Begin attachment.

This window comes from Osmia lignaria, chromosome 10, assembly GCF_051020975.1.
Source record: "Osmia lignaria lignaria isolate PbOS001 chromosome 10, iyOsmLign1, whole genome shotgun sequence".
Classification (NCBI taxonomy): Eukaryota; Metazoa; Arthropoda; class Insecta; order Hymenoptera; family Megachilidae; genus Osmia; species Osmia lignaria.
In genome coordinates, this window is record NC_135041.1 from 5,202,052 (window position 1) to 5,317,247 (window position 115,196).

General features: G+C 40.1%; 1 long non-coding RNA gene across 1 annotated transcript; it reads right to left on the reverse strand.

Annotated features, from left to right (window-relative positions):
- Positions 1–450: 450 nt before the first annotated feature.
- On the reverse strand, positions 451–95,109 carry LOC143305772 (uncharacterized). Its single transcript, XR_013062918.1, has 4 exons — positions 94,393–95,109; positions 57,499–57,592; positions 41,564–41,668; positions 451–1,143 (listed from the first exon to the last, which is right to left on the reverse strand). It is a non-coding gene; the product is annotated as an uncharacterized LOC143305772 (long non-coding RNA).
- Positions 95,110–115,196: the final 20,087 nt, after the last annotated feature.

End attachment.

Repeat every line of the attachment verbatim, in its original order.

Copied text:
This window comes from Osmia lignaria, chromosome 10, assembly GCF_051020975.1.
Source record: "Osmia lignaria lignaria isolate PbOS001 chromosome 10, iyOsmLign1, whole genome shotgun sequence".
Classification (NCBI taxonomy): Eukaryota; Metazoa; Arthropoda; class Insecta; order Hymenoptera; family Megachilidae; genus Osmia; species Osmia lignaria.
In genome coordinates, this window is record NC_135041.1 from 5,202,052 (window position 1) to 5,317,247 (window position 115,196).

General features: G+C 40.1%; 1 long non-coding RNA gene across 1 annotated transcript; it reads right to left on the reverse strand.

Annotated features, from left to right (window-relative positions):
- Positions 1–450: 450 nt before the first annotated feature.
- On the reverse strand, positions 451–95,109 carry LOC143305772 (uncharacterized). Its single transcript, XR_013062918.1, has 4 exons — positions 94,393–95,109; positions 57,499–57,592; positions 41,564–41,668; positions 451–1,143 (listed from the first exon to the last, which is right to left on the reverse strand). It is a non-coding gene; the product is annotated as an uncharacterized LOC143305772 (long non-coding RNA).
- Positions 95,110–115,196: the final 20,087 nt, after the last annotated feature.